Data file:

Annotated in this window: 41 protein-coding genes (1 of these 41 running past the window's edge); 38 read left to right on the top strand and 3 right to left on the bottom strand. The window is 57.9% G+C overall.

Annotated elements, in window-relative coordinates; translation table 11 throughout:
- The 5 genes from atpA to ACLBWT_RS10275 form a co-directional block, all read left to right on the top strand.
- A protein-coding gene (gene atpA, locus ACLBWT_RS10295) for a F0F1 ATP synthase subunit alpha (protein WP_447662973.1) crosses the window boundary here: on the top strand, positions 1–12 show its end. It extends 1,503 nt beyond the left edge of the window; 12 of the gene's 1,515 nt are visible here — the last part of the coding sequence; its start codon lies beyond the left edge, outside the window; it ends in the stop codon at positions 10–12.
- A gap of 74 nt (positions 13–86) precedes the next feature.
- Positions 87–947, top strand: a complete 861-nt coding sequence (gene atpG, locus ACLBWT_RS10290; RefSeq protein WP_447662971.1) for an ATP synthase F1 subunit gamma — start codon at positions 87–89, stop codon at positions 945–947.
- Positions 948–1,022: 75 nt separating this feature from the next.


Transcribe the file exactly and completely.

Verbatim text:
Annotated in this window: 41 protein-coding genes (1 of these 41 running past the window's edge); 38 read left to right on the top strand and 3 right to left on the bottom strand. The window is 57.9% G+C overall.

Annotated elements, in window-relative coordinates; translation table 11 throughout:
- The 5 genes from atpA to ACLBWT_RS10275 form a co-directional block, all read left to right on the top strand.
- A protein-coding gene (gene atpA, locus ACLBWT_RS10295) for a F0F1 ATP synthase subunit alpha (protein WP_447662973.1) crosses the window boundary here: on the top strand, positions 1–12 show its end. It extends 1,503 nt beyond the left edge of the window; 12 of the gene's 1,515 nt are visible here — the last part of the coding sequence; its start codon lies beyond the left edge, outside the window; it ends in the stop codon at positions 10–12.
- A gap of 74 nt (positions 13–86) precedes the next feature.
- Positions 87–947, top strand: a complete 861-nt coding sequence (gene atpG, locus ACLBWT_RS10290; RefSeq protein WP_447662971.1) for an ATP synthase F1 subunit gamma — start codon at positions 87–89, stop codon at positions 945–947.
- Positions 948–1,022: 75 nt separating this feature from the next.